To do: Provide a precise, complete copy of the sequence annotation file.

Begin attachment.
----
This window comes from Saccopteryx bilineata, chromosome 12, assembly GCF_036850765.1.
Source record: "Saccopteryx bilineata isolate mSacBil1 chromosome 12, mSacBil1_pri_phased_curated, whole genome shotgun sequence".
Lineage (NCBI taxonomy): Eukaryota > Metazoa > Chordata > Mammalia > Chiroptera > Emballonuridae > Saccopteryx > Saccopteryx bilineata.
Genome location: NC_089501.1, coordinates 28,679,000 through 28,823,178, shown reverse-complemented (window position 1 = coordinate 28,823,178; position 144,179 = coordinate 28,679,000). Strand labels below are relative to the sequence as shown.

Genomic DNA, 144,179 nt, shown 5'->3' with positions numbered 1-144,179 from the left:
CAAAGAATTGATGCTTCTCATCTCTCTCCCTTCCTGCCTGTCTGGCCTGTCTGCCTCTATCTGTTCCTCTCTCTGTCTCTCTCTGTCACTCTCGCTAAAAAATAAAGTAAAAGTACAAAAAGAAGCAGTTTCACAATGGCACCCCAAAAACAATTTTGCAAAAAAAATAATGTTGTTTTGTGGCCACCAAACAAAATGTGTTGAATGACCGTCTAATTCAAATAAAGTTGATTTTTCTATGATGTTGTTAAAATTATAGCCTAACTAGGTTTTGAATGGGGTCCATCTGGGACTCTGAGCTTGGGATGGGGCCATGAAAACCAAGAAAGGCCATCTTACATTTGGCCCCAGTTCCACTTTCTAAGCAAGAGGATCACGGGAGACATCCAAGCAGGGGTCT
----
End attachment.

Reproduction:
This window comes from Saccopteryx bilineata, chromosome 12, assembly GCF_036850765.1.
Source record: "Saccopteryx bilineata isolate mSacBil1 chromosome 12, mSacBil1_pri_phased_curated, whole genome shotgun sequence".
Lineage (NCBI taxonomy): Eukaryota > Metazoa > Chordata > Mammalia > Chiroptera > Emballonuridae > Saccopteryx > Saccopteryx bilineata.
Genome location: NC_089501.1, coordinates 28,679,000 through 28,823,178, shown reverse-complemented (window position 1 = coordinate 28,823,178; position 144,179 = coordinate 28,679,000). Strand labels below are relative to the sequence as shown.

Genomic DNA, 144,179 nt, shown 5'->3' with positions numbered 1-144,179 from the left:
CAAAGAATTGATGCTTCTCATCTCTCTCCCTTCCTGCCTGTCTGGCCTGTCTGCCTCTATCTGTTCCTCTCTCTGTCTCTCTCTGTCACTCTCGCTAAAAAATAAAGTAAAAGTACAAAAAGAAGCAGTTTCACAATGGCACCCCAAAAACAATTTTGCAAAAAAAATAATGTTGTTTTGTGGCCACCAAACAAAATGTGTTGAATGACCGTCTAATTCAAATAAAGTTGATTTTTCTATGATGTTGTTAAAATTATAGCCTAACTAGGTTTTGAATGGGGTCCATCTGGGACTCTGAGCTTGGGATGGGGCCATGAAAACCAAGAAAGGCCATCTTACATTTGGCCCCAGTTCCACTTTCTAAGCAAGAGGATCACGGGAGACATCCAAGCAGGGGTCT